Tag Archives: amazon

I have a cold – Weeknote #50 – 21st February 2020

It’s half-term, which means I try and get out of the house as much as possible, as it can be a bit unfair to everyone else if I am working from home. However the weather and the fact I had a cold most of the week meant that in the end I worked form home. AS well as having a cold, I also took some leave as it was half-term.

AT the end of last week, Michelle Donelan named universities minister and the science part of the post was split off.

There have been quite a few universities ministers now over the last couple of years. Something the sector could probably do with is some consistency in this post. The news was not met with much enthusiasm from the university sector. Universities fear loss of policy focus as ministerial roles split.

Diana Beech, head of government affairs at the University of Warwick, and a former adviser to Mr Skidmore, warned that a stand-alone science minister might not be so “aware of the interdependency of science and HE” and might be less alert to the “importance of cross-subsidies in teaching and research”. This could have “profound implications on the way policy is made”, she said.

I quite enjoyed watching BBC’s Panorama on the rise of Amazon.

In a quarter of a century, Amazon has propelled Jeff Bezos from online bookseller to tech titan. He’s the richest man on the planet, and the company he founded is one of the most powerful. Panorama investigates Amazon’s rise to corporate superpower and asks whether there is a dark side to our love affair with the company. Former high-level insiders describe Amazon’s huge, obsessive data-gathering operation, which enables the company to use what it knows about us to shape not only the future of retail but the workplace and technology too. On both sides of the Atlantic, politicians and regulators are beginning to question Amazon’s power and to explore ways to rein it in. But some of Amazon’s most senior executives say the company is a force for good, inventing new ways to serve customers and maintain their trust.

Yes in places it was quite sensational, well it was a piece for television. I thought that trying to talk about the data and metrics side of Amazon was a different story (though related) to the use of voice assistants in the Amazon Alexa device. Certainly voice will be the future of interaction with technology, but I thought they should have kept the focus on the data they collect about us and others. My own thoughts were on how far behind the education sector is in their use of data to support teaching, learning and assessment in comparison to Amazon. Then I look at the recommendations I get on Amazon and maybe I am not so sure.

Continue reading I have a cold – Weeknote #50 – 21st February 2020

All together now – Weeknote #31 – 11th October 2019

Birmingham
Birmingham

A busy week with travels to Bristol, Reading and Birmingham this week.

Monday I was in Bristol for a meeting with the Office for Students, one of the funders of Jisc. Following that I was back in the main office for further meetings.

There was an interesting long read on the Guardian website.

‘The way universities are run is making us ill’: inside the student mental health crisis

A surge in anxiety and stress is sweeping UK campuses. What is troubling students, and is it the universities’ job to fix it?

We know that there is a student mental health crisis and the reasons for this aren’t necessarily clear. We know there has been increase in the demand for mental health services at universities. The article notes that there has been research into the causes of this, but lays the blame for the crisis on the way in which universities are managed and run, leading to students not being in control of what they do and saddled with debt.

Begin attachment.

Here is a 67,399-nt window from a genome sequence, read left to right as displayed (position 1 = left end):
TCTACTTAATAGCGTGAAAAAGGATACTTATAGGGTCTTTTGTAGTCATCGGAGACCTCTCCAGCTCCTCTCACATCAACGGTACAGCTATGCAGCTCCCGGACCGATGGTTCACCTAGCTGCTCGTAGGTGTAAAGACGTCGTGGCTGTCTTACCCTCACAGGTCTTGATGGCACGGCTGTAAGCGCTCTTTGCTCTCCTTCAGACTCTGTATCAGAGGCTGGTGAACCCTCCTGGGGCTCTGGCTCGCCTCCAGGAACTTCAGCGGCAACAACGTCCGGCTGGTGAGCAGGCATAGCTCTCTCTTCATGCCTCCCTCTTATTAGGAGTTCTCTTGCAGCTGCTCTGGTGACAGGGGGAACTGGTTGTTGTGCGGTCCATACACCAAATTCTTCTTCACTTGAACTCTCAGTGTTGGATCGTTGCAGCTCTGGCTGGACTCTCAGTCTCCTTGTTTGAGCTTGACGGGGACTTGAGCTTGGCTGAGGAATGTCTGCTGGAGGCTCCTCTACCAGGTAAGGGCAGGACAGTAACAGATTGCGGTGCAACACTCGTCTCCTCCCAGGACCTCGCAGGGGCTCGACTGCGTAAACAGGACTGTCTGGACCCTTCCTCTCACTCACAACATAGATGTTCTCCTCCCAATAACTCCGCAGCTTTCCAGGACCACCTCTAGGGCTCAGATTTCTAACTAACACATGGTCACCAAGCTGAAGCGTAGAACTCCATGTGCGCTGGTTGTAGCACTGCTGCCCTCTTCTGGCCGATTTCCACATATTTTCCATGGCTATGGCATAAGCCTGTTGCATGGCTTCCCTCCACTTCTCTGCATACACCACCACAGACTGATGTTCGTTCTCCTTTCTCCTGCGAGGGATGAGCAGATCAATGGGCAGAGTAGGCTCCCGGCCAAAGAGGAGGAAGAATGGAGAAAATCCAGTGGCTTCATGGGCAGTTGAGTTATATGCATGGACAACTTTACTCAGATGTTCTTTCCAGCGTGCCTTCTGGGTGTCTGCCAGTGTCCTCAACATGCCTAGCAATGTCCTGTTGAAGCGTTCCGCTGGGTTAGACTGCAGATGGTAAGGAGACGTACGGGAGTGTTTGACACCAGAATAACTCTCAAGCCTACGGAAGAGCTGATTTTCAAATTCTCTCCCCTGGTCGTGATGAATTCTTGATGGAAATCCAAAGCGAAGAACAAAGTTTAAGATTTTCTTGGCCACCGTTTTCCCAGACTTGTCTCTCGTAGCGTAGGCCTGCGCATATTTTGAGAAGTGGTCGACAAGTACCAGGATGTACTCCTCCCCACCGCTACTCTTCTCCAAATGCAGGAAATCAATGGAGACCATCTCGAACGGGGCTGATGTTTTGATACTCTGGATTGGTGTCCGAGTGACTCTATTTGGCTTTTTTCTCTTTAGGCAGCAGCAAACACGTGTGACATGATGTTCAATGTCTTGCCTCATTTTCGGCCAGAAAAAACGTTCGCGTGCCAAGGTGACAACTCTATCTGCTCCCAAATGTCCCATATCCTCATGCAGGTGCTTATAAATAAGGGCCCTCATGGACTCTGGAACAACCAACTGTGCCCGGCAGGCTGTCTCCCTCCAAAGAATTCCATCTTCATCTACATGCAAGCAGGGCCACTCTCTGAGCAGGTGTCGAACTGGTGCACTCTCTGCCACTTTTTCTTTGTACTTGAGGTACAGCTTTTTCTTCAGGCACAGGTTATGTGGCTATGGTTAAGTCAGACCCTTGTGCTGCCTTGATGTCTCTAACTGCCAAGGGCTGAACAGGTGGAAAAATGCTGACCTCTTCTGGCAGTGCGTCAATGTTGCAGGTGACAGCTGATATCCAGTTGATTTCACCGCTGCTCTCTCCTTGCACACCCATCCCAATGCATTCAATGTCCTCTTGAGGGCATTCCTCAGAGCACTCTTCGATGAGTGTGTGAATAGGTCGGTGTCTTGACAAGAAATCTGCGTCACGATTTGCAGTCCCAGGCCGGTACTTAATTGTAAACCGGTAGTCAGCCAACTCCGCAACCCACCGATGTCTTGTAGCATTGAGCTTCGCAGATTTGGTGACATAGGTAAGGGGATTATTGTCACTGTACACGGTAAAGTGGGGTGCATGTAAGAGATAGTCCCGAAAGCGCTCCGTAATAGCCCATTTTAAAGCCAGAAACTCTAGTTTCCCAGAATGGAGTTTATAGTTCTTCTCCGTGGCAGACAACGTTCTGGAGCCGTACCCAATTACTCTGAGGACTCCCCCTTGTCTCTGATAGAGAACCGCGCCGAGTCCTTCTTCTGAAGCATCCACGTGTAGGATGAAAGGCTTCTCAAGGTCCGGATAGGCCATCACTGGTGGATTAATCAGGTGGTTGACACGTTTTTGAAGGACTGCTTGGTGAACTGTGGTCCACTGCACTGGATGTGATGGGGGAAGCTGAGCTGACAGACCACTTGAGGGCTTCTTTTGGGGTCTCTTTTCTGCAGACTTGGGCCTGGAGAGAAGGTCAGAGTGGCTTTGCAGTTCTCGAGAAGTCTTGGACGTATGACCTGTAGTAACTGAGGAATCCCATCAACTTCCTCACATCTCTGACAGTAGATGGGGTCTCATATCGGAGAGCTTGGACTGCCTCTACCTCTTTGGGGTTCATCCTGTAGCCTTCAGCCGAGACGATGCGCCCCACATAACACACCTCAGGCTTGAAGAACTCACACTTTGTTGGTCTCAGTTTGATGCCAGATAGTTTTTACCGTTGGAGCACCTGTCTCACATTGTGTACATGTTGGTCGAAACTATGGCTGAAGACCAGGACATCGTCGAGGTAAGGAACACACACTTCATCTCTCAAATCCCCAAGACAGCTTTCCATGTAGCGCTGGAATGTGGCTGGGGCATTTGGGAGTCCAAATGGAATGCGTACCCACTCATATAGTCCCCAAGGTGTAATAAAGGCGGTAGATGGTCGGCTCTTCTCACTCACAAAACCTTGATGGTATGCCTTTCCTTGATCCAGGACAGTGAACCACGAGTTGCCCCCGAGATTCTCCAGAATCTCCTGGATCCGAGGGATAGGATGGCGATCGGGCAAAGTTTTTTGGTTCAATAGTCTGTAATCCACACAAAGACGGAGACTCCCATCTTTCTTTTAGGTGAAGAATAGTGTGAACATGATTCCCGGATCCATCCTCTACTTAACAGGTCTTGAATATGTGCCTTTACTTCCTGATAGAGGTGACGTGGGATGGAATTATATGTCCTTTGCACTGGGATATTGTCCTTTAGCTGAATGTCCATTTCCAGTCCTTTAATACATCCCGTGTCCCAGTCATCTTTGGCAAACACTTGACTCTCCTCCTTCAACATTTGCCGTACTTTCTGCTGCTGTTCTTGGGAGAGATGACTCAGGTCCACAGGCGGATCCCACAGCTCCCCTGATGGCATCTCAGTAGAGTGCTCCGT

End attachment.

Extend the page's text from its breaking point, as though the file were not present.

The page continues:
Image by Karolina Grabowska from Pixabay
Image by Karolina Grabowska from Pixabay

Continue reading All together now – Weeknote #31 – 11th October 2019

Hey Siri, are you real?

Hey Siri, are you real?

Following on from my recent blog post about installing voice assistants on campus, I recently read an article, Giving human touch to Alexa or Siri can backfire on how trying to make voice assistants appear to be human or have human touches may not give you the results you were looking for.

A team has found that giving a human touch to chatbots like Apple Siri or Amazon Alexa may actually disappoint users.

Just giving a chatbot human name or adding human-like features to its avatar might not be enough to win over a user if the device fails to maintain a conversational back-and-forth with that person…

This reminded me of a conversation I had at an Intelligent Campus workshop where the idea of trying to make chatbots appear human was probably not a good idea, and maybe they should intentionally make their chatbot non-human.

There are potential challenges as Microsoft found out with their paper clip assistant, but was that because it was a paper clip or because it was annoying?

Clippy

In many ways Clippy was the ancestor of Siri, Cortana and other modern day assistants.

A non-human chatbot could also avoid some of the gender issues that occur when deciding if your chatbot is female or male.

This Guardian article from March discusses this contentious issue, of gender for voice assistants.

Providing assistance has long been considered a woman’s role, whether virtual or physical, fictional or real. The robots that men voice, meanwhile, tend to be in positions of power – often dangerously so. Think Hal 9000, or the Terminator: when a robot needs to be scary, it sounds like a man.

Patriarchy tells us that women serve, while men order, and technology firms seem content to play into stereotypes, rather than risk the potentially jarring results of challenging them.

The article talks about EqualAI

EqualAI, an initiative dedicated to correcting gender bias in AI, has backed the creation of Q, what it says is the first genderless voice.

So if you do have a non-human chatbot, if you want to extend it to be a voice assistant, at least soon you will be able to have a genderless voice behind it.

So what (rather than who) should be your chatbot? Well it could be an anthropomorphic animal or maybe something else that is special to your university or college.

So what would your chatbot be?

Alexa, what’s on my timetable today?

Amazon Echo
Photo by Jan Antonin Kolar on Unsplash

Though I have left the Intelligent Campus project I still have some interest in that space. One aspect is voice assistants, tools such as Siri, Google Now, Cortana and Alexa. I noticed some recent news articles in this space, such as this one: Amazon Echos to be installed in dorms.

The program will oversee the installation of third-generation Echo Dot units in all of the suites, classrooms and study rooms.

There have been many exploratory programs in this space, and it reminds me of the early days of the iPad.